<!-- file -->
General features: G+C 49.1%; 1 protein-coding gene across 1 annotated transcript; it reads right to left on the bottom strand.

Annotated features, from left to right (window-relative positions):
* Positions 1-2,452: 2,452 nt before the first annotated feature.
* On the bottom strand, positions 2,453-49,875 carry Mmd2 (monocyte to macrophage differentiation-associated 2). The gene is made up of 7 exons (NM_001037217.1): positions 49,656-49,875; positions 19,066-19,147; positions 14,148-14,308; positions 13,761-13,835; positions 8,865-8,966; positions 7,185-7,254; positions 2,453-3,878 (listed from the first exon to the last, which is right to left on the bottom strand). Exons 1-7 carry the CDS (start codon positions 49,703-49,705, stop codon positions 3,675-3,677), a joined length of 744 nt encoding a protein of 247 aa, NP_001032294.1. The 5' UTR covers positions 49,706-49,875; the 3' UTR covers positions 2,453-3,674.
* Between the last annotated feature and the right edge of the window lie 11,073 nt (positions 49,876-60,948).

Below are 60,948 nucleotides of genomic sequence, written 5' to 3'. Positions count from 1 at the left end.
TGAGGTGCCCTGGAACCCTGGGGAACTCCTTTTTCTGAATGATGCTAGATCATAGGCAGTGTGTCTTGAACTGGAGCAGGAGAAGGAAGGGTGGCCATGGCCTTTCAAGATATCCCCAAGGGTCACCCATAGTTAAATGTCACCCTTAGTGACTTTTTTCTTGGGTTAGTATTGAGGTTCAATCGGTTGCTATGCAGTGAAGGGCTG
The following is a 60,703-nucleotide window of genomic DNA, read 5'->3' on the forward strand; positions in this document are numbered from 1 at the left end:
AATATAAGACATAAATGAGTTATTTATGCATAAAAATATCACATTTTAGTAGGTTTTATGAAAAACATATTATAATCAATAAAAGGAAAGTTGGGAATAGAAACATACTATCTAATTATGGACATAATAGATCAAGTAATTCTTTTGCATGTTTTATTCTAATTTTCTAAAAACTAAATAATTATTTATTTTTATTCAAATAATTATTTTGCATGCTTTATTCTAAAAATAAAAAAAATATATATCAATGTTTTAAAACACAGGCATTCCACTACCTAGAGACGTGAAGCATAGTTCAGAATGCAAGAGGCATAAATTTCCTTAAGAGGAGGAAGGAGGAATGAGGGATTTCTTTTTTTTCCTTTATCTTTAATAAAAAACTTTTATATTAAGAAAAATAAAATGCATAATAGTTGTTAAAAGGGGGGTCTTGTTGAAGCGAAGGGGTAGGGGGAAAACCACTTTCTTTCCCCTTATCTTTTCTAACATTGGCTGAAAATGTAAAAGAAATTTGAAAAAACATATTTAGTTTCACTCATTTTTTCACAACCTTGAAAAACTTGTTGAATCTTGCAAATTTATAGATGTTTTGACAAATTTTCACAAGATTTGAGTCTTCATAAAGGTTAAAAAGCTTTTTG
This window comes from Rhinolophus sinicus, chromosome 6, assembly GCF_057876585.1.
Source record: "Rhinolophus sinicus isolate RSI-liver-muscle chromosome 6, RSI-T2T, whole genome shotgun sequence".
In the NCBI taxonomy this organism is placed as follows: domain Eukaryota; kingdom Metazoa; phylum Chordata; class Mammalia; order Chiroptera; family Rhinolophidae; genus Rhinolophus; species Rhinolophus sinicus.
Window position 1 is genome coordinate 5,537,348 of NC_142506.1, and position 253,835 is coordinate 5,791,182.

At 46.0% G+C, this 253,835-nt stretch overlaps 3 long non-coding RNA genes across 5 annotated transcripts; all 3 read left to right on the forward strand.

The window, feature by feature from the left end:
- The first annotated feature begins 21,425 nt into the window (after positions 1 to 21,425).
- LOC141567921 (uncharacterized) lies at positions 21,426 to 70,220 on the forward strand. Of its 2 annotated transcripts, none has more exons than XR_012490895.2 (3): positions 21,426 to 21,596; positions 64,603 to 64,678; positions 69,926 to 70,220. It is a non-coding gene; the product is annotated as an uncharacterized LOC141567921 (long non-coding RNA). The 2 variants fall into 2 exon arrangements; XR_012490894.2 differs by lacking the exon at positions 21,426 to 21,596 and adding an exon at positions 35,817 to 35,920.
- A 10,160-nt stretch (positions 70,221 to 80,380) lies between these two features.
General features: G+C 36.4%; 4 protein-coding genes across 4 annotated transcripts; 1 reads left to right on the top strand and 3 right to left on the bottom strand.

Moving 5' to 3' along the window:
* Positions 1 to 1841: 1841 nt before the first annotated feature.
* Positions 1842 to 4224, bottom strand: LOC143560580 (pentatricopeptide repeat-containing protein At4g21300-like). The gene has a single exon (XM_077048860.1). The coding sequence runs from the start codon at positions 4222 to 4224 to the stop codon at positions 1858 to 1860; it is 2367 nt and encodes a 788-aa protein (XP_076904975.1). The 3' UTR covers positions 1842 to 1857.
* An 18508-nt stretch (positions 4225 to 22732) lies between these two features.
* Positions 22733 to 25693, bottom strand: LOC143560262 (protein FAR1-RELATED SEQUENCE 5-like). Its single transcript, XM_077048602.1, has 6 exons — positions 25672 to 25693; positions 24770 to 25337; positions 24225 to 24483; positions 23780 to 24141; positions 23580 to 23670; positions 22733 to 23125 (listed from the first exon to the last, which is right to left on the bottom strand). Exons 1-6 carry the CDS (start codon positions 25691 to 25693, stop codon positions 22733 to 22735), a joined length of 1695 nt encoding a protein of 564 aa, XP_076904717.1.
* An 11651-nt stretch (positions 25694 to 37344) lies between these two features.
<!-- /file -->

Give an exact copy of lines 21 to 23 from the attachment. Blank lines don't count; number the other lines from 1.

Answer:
* Positions 1 to 1841: 1841 nt before the first annotated feature.
* Positions 1842 to 4224, bottom strand: LOC143560580 (pentatricopeptide repeat-containing protein At4g21300-like). The gene has a single exon (XM_077048860.1). The coding sequence runs from the start codon at positions 4222 to 4224 to the stop codon at positions 1858 to 1860; it is 2367 nt and encodes a 788-aa protein (XP_076904975.1). The 3' UTR covers positions 1842 to 1857.
* An 18508-nt stretch (positions 4225 to 22732) lies between these two features.